People have been buying shares and investing in the stock market since 1792, when the New York Stock Exchange was first established. The rich history of the stock market is loaded with highs and lows, and, through it all, investors have continued to regard it as a primary investment destination. The endurance of the stock market can easily be attributed to the many benefits afforded to those who continue to buy shares of companies.
The primary reason that people buy shares of companies is to make money. The idea is to buy low and sell high. For instance, if you buy 100 shares of Company B stock valued at $25 each, you will have made an initial investment totaling $2,500. If in the next few months those shares increase to $50 per share, you can sell them for a total of $5,000, thus doubling your investment. Of course, the amount of money you can make depends on the performance of the stocks.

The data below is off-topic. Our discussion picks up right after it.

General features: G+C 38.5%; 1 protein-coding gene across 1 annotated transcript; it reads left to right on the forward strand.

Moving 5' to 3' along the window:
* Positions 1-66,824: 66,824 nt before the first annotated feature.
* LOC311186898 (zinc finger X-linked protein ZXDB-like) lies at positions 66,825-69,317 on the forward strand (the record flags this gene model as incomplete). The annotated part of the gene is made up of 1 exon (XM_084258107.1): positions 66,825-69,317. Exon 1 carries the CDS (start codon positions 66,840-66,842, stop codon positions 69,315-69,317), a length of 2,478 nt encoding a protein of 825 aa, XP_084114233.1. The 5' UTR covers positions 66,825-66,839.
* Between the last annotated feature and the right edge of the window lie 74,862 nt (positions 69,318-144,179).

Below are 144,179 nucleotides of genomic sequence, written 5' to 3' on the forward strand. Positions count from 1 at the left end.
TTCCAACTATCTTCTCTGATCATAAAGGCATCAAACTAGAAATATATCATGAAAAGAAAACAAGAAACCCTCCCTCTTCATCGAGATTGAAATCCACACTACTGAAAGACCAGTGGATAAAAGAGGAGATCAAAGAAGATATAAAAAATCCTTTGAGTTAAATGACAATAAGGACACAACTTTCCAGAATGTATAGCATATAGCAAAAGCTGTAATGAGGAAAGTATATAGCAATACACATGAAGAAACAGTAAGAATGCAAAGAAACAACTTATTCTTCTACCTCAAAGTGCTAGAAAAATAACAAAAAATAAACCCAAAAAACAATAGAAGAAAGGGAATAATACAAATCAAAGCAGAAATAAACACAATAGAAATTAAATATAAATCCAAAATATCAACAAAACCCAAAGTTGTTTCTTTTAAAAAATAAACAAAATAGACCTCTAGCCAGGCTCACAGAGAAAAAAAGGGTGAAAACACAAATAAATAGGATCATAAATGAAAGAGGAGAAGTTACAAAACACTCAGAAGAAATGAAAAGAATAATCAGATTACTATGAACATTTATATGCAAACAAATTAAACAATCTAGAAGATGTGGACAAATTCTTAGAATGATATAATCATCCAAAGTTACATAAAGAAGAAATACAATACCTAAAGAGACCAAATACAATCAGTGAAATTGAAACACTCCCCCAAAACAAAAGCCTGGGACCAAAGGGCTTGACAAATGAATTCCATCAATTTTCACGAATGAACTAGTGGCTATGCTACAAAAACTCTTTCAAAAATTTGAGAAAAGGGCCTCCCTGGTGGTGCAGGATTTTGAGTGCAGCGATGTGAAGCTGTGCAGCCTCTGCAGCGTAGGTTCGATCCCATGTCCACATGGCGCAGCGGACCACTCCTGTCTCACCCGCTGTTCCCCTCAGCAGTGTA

When you buy shares of a company, you are taking ownership, a perk that allows you to share in the successes and failures of the company. Your ownership is equivalent to the percentage of stocks you own. For instance, if the 100 shares of Company B that you own make up only .01 percent of the company’s total number of shares, then that is how much of Company B you actually own. As partial owners in the company, shareholders are kept informed of company news and are often invited to attend shareholder meetings.
The primary goal of investing is to make money, and by creating a diverse investment portfolio, you will reduce your chances of losing money. The stock market offers plenty of companies to choose from, allowing you to spread your money around and invest in multiple companies. If your shares of Company B happen to decrease in value, the loss might be offset if shares of Company C are on the rise. If you’re already investing in other investment options, such as certificates of deposit (CDs) and mutual funds, venturing into the stock market will further enhance your portfolio diversity.
You never know when something might come up that requires you to cough up a large amount of cash. Buying shares of stock rather than other investments — such as CDs, which require a long-term commitment — allows you easier access to your money. You can buy and sell shares whenever you need to without penalty.
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